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I was 20 years old and surrounded by my college classmates when my professor's question took me by surprise. Up until that point, I am not sure I had considered how strange it might seem to others that I had chosen to commit to one person for life at such a young age.
It was a fair question, I suppose, but I could see the disapproval all over her face. Chris and I simply decided we wanted to be married. And so we did. I walked down the aisle of my husband's childhood church in my $99 wedding gown and became a wife just two months after saying goodbye to my teenage years.
I am so grateful my husband and I got married young. His friendship and partnership is one of the main reasons I thrived during my early 20s. Still, I will be the first to say our life together has been full of challenges. That is the way marriage is, I suppose. Whether you are 20 or 40 when you tie the knot, marriage is a union full of unexpected lessons.
Committing to marriage so young has its own set of unique circumstances. I don't think I was naive when we said "I do" but I still found myself surprised by these 5 things no one tells you about getting married young.
1. People will question your decision ... even after you're married
When we were first engaged, I anticipated a lot of skepticism and discouragement from certain people in our lives. What I didn't expect was that the comments wouldn't stop once we tied the knot. The question from my professor was just the first of many negative reactions we would experience after getting married at 20 and 23.
2. You are going to change—a lot
There are also days when my husband takes me completely by surprise with the person he has become over the last six years.
For most 20-somethings, this decade is a time of unprecedented personality development. I am a completely different person than I was when we sat nervously side-by-side in the movie theater for the first time. There are also days when my husband takes me completely by surprise with the person he has become over the last six years. These big changes in our personalities have been challenging, to say the least. We've had to learn to give each other room to grow, while respecting how our own changes affect the other person.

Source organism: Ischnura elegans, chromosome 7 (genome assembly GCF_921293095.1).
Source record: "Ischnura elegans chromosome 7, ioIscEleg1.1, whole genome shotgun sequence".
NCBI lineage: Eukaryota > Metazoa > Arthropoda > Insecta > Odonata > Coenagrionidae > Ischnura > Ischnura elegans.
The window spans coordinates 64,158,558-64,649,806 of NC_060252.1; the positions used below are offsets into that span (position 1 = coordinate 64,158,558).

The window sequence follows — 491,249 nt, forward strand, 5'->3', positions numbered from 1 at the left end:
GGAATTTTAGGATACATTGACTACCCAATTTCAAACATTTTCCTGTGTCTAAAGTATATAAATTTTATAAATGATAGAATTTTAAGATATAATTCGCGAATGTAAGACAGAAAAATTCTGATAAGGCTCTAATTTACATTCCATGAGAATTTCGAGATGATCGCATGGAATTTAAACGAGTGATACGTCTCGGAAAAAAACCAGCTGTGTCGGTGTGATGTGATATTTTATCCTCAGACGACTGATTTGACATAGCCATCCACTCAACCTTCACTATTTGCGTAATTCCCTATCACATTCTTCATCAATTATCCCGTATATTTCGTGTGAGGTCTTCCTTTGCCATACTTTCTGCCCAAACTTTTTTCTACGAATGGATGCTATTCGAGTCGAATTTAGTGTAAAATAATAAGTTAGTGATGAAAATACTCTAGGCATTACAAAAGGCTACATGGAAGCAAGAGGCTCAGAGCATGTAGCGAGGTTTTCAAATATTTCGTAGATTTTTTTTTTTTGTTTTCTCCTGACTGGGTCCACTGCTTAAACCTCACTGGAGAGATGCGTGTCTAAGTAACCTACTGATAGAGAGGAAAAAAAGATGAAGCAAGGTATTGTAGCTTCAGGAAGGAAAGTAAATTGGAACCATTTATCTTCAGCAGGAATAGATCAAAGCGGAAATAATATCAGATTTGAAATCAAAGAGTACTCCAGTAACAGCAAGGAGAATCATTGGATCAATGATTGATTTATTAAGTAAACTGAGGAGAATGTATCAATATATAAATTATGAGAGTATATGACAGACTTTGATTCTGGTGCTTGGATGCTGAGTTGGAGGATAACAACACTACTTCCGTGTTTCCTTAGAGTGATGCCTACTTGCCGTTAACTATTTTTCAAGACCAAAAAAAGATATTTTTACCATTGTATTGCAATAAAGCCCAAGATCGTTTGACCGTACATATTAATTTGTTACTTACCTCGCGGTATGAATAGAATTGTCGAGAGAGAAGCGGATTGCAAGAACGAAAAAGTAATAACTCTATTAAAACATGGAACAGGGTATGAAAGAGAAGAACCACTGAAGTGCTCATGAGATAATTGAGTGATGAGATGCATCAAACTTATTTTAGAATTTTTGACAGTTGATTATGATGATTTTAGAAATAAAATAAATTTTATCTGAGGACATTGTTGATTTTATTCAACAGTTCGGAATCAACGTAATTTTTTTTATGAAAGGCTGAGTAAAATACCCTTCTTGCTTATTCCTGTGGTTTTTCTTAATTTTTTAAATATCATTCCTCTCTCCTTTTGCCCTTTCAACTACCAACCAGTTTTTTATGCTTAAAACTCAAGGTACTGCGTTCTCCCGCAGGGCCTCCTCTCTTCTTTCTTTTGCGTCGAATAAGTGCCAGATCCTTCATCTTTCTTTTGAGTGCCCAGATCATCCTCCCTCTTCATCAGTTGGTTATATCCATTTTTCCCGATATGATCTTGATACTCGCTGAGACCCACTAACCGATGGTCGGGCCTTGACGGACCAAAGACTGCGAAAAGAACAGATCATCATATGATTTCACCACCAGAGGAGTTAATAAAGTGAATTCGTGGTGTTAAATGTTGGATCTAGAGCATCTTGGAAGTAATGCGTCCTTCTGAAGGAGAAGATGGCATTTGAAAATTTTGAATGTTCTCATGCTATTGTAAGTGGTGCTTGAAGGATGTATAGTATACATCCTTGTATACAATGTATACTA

3. Independence from your parents is a little harder
Being young and married seems to bring a lot of concern from the people who care for you. Not only are you newly married, you may also be just starting your career and living apart from your parents for the first time. Sometimes concern turns into doubt and their very best intentions may cause them to get too involved because they are afraid you are going to fail. Navigating and finding balance in your relationships with your parents may be a little awkward, but with time, you will figure it out.
4. You might lose your single friends
When you get married, some of your single friends might disappear. The truth is, your priorities change when you tie the knot, and this can sometimes make old friendships difficult to maintain. My biggest advice is that you do your best to be a good friend even during the honeymoon phase when you still want to be around your spouse 24/7.
5. Immaturity can cause big problems
Even the most mature 20-year-olds are still only 20. Young marrieds should expect immaturity to show up in unexpected ways. (It's usually during a fight.) The worst thing you can do is refuse to acknowledge your own immaturity. It is better to tackle it head on and grow from the challenges you face. You may even need some help from a therapist in order to make progress in particularly problematic areas of your relationship.
Don't get me wrong, I am a big supporter of those who want to marry young. I just think it is important we don't mince words about the obstacles that may come with the choice. Knowing what lies ahead means you can confidently and carefully move forward into a new and wonderfully challenging time of your life.